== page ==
What also cannot be argued is the swift, almost immediate, response one can attain with use of the word. Calling an African American the N-word in 2016 may get you punched in the face the same way it would in 1960! A person, or persons, using this word has historically been labeled one as not compassionate to a person of color nor to the causes that concern their well being. If the emotion and intention behind the word have traveled across the ages, it can be said that the volatile reaction to the word has as well….or has it?
What happens when the institutions around us engage and embody the same level of disrespect that persons who use the N-word do? What happens when the school systems we occupy passively project upon our children what Michael Gerson refers to as “the soft bigotry of low expectations”? What happens when businesses and corporations market to us with portrayals of our people that are dull, disrespectful and demeaning? What happens when our government supports the devalorization of our life through its lack of urgency and ,even worse, its silence?
Is the same call to arms made throughout our community? Is the same outrage evident? Does the same desire to correct press and provoke us to the point of retaliation? Or, has our acceptance of the word in public made us numb to the effects of it being perpetuated in private? Do we force ourselves to accept it; supposing that such is the way of the world?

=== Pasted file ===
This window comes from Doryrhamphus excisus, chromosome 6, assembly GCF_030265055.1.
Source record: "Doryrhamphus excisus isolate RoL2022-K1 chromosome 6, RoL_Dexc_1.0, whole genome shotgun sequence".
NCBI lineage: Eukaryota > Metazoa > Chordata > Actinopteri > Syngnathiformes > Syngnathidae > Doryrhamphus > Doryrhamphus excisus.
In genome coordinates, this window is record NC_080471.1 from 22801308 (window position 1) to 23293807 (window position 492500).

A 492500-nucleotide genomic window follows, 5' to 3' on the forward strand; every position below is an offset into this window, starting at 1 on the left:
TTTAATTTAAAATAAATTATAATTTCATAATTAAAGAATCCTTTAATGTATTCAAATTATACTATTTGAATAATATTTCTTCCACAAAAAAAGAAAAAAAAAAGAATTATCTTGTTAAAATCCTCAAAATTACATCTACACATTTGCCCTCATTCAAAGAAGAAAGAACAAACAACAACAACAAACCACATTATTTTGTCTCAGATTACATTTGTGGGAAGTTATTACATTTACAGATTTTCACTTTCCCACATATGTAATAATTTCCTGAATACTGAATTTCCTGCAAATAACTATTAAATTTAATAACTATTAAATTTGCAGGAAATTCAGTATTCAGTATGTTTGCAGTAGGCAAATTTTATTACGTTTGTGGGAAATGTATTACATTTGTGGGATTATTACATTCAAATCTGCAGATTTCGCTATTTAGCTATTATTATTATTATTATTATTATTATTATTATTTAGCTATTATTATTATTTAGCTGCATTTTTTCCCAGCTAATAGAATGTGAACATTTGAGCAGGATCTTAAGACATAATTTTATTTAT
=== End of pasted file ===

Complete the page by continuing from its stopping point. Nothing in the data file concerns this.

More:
It doesn’t matter if one refrains from calling me the N-word, when the system I attempt to function under continues to treat me like one. If the ‘way of the world’ erects structures and systems that contradistinguish me, what does it say of that world and those who influence it?
Jesus preaches in His Sermon On The Mount (Matthew 7:20) that we ought able to identify good by the fruit it bears and bad by the same. While we must always be amenable to reconciliation and restoration, we conjointly must be able to identify bad fruit when it confronts us. No matter how much they have been sweetened, fruits of racism and discrimination that fall from the tree of hatred must be recognized for what they are. Even deeper, we must be willing to stand firmly and speak loudly against them in the name of a God that declares that through His Son, we are all equal.